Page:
Show Summary Details

Page of

PRINTED FROM OXFORD HANDBOOKS ONLINE ( © Oxford University Press, 2018. All Rights Reserved. Under the terms of the licence agreement, an individual user may print out a PDF of a single chapter of a title in Oxford Handbooks Online for personal use (for details see Privacy Policy and Legal Notice).

date: 02 March 2021

Abstract and Keywords

This essay traces the growth of the Khalsa Sikh community from its inception during the last days of the tenth Sikh Guru, Gobind Singh, to the foundation of several independent misl states in the mid-to-late eighteenth century. Guru Gobind Singh’s creation of the Khalsa in the late seventeenth century replaced the mediating role of intermediaries such as masands with the sole authority of the Guru. After the death of Guru Gobind Singh in 1708, as the province of Punjab entered a period of civil conflict and breakdown in political institutions, the Khalsa Sikhs were able to forge new bonds with Sikh and other communities to establish several misl kingdoms. Although the Sikh kingdoms had a diversity of political and administrative frameworks, the historical memory of Guru Gobind Singh’s court remained an important cultural framework on which new Sikh courtly traditions were grafted.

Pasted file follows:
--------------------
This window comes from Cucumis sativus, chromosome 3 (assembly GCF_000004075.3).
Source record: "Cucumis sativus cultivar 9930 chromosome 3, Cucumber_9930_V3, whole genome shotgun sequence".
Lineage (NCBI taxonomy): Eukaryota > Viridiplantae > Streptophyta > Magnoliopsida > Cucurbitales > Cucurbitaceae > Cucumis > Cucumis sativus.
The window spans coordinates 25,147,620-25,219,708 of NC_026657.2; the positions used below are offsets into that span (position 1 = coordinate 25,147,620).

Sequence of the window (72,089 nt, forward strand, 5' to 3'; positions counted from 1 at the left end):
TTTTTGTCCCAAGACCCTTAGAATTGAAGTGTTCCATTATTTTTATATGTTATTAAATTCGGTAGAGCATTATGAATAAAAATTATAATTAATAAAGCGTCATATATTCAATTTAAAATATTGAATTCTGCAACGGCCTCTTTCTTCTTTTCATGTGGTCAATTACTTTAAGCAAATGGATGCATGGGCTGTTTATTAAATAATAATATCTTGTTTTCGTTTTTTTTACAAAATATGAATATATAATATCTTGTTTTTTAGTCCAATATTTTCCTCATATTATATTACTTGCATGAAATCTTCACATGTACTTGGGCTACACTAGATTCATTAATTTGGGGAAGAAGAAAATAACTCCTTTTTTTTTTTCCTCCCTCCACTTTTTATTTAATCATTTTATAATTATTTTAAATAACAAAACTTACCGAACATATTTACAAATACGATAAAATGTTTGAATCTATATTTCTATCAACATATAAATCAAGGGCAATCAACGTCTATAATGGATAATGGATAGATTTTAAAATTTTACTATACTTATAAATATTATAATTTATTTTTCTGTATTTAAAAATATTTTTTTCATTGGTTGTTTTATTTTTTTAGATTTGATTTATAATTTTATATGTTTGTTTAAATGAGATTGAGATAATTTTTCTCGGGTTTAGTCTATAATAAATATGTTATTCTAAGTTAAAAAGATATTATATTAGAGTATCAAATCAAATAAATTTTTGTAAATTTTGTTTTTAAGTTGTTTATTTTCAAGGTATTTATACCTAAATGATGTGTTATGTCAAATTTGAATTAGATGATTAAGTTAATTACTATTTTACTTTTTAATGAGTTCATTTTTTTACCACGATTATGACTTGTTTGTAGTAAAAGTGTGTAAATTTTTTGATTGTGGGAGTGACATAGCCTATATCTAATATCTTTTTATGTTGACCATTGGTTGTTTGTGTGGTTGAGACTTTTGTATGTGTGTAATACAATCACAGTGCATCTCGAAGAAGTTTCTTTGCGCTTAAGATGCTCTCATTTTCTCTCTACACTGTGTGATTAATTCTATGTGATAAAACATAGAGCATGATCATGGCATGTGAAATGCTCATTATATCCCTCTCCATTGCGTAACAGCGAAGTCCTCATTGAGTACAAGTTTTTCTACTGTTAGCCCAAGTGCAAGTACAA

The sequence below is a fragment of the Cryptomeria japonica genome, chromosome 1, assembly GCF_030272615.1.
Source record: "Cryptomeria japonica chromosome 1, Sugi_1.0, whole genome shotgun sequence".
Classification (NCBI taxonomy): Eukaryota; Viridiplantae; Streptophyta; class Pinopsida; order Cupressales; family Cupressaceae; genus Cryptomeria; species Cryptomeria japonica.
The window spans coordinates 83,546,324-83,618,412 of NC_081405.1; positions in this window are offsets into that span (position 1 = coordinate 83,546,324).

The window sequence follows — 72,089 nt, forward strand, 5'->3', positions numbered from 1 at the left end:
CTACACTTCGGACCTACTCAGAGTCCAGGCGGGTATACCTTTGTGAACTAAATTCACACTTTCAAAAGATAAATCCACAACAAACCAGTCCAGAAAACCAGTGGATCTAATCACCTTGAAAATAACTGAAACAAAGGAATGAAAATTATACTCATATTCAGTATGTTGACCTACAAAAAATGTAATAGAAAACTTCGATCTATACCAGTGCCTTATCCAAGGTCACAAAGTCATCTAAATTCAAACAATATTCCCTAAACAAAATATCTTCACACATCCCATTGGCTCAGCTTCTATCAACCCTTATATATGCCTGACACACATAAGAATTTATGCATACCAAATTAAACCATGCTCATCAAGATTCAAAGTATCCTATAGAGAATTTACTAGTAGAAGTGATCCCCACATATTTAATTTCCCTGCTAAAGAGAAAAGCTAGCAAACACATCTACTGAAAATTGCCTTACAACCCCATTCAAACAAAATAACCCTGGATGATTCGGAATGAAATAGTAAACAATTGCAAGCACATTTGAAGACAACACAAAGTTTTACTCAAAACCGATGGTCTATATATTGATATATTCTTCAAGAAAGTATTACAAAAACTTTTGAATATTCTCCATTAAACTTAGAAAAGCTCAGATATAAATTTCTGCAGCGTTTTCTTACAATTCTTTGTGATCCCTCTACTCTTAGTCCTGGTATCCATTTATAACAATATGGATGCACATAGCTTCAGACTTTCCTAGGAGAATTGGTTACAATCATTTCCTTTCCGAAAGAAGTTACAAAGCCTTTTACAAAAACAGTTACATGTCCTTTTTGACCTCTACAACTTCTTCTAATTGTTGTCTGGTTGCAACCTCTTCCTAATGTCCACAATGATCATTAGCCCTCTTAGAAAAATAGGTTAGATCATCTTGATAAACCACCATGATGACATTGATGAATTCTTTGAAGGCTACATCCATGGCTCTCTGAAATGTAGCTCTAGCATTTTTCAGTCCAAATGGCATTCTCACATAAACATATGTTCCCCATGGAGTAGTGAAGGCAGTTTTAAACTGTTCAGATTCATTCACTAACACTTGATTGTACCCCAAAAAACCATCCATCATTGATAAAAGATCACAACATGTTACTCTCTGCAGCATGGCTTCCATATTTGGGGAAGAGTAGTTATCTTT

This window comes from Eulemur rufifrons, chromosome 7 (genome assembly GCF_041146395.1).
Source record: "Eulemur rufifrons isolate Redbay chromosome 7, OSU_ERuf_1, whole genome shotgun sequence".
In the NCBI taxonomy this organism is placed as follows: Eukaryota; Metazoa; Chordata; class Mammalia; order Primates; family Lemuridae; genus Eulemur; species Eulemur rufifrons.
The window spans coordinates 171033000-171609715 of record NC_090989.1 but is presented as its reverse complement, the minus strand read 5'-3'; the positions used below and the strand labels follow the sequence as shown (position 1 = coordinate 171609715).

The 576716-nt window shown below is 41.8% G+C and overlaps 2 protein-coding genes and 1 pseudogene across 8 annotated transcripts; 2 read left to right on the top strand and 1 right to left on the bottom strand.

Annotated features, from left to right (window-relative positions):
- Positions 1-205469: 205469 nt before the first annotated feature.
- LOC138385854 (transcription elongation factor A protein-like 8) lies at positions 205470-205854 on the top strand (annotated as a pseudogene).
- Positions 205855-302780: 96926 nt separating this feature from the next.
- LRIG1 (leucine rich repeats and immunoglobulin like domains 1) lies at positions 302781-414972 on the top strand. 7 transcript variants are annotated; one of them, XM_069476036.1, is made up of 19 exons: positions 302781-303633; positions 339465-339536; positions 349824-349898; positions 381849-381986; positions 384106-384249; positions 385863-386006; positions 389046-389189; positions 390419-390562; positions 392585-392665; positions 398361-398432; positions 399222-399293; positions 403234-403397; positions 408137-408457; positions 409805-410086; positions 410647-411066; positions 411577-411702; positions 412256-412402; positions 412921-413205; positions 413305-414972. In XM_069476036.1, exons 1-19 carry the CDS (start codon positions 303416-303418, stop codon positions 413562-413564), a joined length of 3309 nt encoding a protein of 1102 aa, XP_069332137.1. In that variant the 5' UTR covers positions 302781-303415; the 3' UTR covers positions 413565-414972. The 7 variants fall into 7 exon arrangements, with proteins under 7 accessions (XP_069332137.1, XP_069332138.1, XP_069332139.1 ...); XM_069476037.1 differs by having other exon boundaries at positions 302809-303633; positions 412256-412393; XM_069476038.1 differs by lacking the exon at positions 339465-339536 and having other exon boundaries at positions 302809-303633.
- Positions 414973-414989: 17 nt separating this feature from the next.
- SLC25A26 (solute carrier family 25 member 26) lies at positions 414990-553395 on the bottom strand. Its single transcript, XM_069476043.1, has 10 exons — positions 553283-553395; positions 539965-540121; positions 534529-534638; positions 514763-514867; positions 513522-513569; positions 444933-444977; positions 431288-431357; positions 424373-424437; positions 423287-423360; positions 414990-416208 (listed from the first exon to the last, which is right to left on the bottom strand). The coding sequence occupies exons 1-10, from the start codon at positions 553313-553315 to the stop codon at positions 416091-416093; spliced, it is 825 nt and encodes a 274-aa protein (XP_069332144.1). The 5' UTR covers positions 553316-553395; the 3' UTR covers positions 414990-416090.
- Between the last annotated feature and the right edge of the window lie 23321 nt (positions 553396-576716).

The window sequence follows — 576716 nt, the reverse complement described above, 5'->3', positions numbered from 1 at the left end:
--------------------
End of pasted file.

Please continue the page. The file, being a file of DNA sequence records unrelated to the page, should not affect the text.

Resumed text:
Keywords: Khalsa, Guru Gobind Singh, misl, masand, Banda Bahadur, Alha Singh, Jassa Singh Ahluwalia, Ranjit Singh

Access to the complete content on Oxford Handbooks Online requires a subscription or purchase. Public users are able to search the site and view the abstracts and keywords for each book and chapter without a subscription.

Please subscribe or login to access full text content.

If you have purchased a print title that contains an access token, please see the token for information about how to register your code.

For questions on access or troubleshooting, please check our FAQs, and if you can''t find the answer there, please contact us.